Pakistani Malware

Part of the blame for the instability and full disarray in Afghanistan has been placed on Pakistani malware. Some experts claimed that if it hadn’t been for Pakistan’s assistance, the Taliban would have failed miserably in their attempt to take control of Afghanistan.

Evidences suggested that Pakistan was constantly targeting Afghanistan in the cyberspace, amid the growing threat from Taliban. A Pakistan-originated malware that previously launched cyberattacks on Afghanistan’s government sector now has the ability to adopt new cyberattack capabilities. The improved Remote Access Trojan (RAT) that could control the webcam of the compromised device has been deciphered as one of the newest ability.

Ashraf Ghani, ex-Afghan President, openly expressed his views on Pakistan’s negative role in the 20-year-old Afghan conflict. A research shared by US-based Telecommunications Company Lumen Technologies’ threat intelligence arm – Black Lotus Labs, stated that India, Iran and Jordan have become the secondary targets of Pakistani malware. The researchers are calling this new program “ReverseRat 2.0”.

To lure the government targets of the countries, Pakistani hackers used a forged UN meeting platform. The added modifications enabled the ability to remotely take photos via webcams and even retrieve files on USB devices inserted into the targeted machines. The researchers disclosed the updated version of the preBotHta loader file which also had new evasion techniques to counter Indian antivirus solutions.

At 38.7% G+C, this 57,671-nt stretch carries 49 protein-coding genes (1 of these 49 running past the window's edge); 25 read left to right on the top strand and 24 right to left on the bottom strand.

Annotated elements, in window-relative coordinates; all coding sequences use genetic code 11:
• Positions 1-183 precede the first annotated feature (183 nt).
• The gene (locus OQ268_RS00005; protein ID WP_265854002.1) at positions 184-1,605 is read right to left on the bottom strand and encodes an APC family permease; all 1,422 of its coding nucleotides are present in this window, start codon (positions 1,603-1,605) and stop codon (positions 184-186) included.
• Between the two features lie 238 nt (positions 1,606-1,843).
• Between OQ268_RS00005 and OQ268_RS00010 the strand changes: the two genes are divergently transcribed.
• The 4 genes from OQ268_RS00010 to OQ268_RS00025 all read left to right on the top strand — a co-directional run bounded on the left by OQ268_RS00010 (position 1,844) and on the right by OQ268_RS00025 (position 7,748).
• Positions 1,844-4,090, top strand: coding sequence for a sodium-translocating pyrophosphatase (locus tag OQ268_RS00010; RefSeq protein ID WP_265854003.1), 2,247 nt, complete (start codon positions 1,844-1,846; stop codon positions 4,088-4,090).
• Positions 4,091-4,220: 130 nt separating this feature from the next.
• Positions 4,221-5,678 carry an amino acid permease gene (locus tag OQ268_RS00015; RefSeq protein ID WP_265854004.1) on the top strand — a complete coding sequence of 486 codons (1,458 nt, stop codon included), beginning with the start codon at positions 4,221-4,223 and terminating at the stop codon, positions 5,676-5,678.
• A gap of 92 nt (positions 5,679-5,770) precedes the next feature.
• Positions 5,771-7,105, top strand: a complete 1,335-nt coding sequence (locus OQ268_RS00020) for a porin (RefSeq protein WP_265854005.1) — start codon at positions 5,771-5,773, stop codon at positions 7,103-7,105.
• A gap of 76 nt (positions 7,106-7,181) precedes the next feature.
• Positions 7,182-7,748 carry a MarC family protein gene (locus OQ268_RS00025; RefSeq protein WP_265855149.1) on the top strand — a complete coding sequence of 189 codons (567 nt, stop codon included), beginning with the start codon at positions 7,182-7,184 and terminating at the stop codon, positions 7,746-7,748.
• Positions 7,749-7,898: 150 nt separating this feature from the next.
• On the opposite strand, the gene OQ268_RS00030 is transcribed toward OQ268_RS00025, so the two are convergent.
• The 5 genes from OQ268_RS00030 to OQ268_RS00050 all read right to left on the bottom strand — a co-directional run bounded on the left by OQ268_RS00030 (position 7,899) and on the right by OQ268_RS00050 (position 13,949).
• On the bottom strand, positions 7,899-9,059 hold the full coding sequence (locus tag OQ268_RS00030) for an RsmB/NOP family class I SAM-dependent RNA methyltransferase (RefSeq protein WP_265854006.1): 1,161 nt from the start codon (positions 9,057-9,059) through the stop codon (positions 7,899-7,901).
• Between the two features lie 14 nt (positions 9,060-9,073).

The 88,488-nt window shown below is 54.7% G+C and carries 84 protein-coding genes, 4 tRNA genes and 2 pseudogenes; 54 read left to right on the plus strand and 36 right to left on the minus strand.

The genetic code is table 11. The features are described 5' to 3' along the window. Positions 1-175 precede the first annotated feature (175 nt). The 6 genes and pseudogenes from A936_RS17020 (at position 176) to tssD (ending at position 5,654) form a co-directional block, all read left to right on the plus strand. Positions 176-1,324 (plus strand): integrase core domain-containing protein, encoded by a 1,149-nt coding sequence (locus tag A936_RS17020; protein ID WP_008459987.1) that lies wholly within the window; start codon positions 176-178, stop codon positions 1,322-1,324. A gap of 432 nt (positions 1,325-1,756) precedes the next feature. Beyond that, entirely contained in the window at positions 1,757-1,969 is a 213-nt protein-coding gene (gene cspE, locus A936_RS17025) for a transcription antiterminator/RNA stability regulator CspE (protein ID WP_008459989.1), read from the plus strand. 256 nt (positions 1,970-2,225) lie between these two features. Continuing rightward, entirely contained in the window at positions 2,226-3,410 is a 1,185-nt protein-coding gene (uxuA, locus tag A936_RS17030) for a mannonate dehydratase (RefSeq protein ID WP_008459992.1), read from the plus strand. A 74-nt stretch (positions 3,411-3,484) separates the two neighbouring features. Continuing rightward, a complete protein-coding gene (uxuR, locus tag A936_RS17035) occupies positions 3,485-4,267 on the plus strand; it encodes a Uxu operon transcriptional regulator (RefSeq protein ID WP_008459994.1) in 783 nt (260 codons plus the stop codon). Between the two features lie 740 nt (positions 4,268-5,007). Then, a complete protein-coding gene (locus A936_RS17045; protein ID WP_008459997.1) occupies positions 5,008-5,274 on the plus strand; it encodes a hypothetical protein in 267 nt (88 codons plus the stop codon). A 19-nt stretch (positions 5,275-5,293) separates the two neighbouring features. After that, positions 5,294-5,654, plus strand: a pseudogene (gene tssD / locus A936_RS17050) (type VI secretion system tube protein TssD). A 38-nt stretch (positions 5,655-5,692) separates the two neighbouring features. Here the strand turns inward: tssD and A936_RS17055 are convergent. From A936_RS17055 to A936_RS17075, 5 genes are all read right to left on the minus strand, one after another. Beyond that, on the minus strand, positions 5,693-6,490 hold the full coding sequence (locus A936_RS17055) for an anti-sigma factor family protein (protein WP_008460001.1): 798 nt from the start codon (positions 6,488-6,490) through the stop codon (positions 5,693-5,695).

Due to the newly added different logic paths, Kaspersky or Quick Heal antivirus (AV) products that have the ability to block certain aspects of malware infection chain would remain unaware of the invasion. Not only will it avoid anti-virus detection but also infect the targeted machines.

It is not the first time when a Pakistani malware has posed a threat to the national security. The Pakistani hackers have previously targeted the power sector and government organisations in both India and Afghanistan. The escalating cyber-attacks in Afghanistan, combined with the Taliban menace, have simply set the path for more devastation in the country. As a result, Afghanistan now appears at the mercy of Taliban militants.

Amid the technological evolution, India has gained the capability to defend and undertake offensive attacks in response to adversarial attacks. Indian companies like as Phronesis and Aglaya have bolstered India’s cyber attack, making it one of the fundamental pillars of hybrid warfare. Today, India can easily tackle the mounting cyberthreats from Pakistan with the help of these private actors.

Similar to malware attacks, Indian APT groups have also excelled in launching information warfare campaigns against Pakistan. Though many international actors today blame Pakistan for the catastrophe in Afghanistan, yet some of them believe that India’s anti-Pakistan agenda is to blame for everything.

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